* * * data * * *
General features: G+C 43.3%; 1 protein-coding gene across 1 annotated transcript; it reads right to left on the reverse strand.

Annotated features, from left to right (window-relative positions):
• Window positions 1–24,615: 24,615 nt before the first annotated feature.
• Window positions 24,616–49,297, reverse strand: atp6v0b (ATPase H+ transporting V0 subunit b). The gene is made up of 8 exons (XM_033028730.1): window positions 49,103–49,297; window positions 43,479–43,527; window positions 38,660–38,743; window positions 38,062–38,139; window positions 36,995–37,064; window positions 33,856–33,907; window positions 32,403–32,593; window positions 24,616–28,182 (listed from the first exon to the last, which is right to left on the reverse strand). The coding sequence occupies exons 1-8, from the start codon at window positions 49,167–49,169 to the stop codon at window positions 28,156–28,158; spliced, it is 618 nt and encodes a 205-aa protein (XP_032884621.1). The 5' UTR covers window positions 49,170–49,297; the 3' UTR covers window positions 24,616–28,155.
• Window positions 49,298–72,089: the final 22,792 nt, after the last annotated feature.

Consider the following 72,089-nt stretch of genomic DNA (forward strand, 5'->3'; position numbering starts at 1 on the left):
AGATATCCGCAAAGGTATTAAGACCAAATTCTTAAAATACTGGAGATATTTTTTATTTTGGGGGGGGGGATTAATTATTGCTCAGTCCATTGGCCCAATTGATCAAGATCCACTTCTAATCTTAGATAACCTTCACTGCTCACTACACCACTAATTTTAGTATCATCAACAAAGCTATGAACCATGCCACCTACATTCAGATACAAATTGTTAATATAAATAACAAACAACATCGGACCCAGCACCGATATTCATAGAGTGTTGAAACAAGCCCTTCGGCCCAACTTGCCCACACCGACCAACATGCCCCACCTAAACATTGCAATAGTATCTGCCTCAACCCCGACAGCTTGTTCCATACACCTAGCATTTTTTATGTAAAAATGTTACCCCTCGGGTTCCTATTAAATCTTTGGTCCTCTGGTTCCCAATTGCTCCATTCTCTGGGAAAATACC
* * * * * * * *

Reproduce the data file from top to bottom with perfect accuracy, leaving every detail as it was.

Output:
General features: G+C 43.3%; 1 protein-coding gene across 1 annotated transcript; it reads right to left on the reverse strand.

Annotated features, from left to right (window-relative positions):
• Window positions 1–24,615: 24,615 nt before the first annotated feature.
• Window positions 24,616–49,297, reverse strand: atp6v0b (ATPase H+ transporting V0 subunit b). The gene is made up of 8 exons (XM_033028730.1): window positions 49,103–49,297; window positions 43,479–43,527; window positions 38,660–38,743; window positions 38,062–38,139; window positions 36,995–37,064; window positions 33,856–33,907; window positions 32,403–32,593; window positions 24,616–28,182 (listed from the first exon to the last, which is right to left on the reverse strand). The coding sequence occupies exons 1-8, from the start codon at window positions 49,167–49,169 to the stop codon at window positions 28,156–28,158; spliced, it is 618 nt and encodes a 205-aa protein (XP_032884621.1). The 5' UTR covers window positions 49,170–49,297; the 3' UTR covers window positions 24,616–28,155.
• Window positions 49,298–72,089: the final 22,792 nt, after the last annotated feature.

Consider the following 72,089-nt stretch of genomic DNA (forward strand, 5'->3'; position numbering starts at 1 on the left):
AGATATCCGCAAAGGTATTAAGACCAAATTCTTAAAATACTGGAGATATTTTTTATTTTGGGGGGGGGGATTAATTATTGCTCAGTCCATTGGCCCAATTGATCAAGATCCACTTCTAATCTTAGATAACCTTCACTGCTCACTACACCACTAATTTTAGTATCATCAACAAAGCTATGAACCATGCCACCTACATTCAGATACAAATTGTTAATATAAATAACAAACAACATCGGACCCAGCACCGATATTCATAGAGTGTTGAAACAAGCCCTTCGGCCCAACTTGCCCACACCGACCAACATGCCCCACCTAAACATTGCAATAGTATCTGCCTCAACCCCGACAGCTTGTTCCATACACCTAGCATTTTTTATGTAAAAATGTTACCCCTCGGGTTCCTATTAAATCTTTGGTCCTCTGGTTCCCAATTGCTCCATTCTCTGGGAAAATACC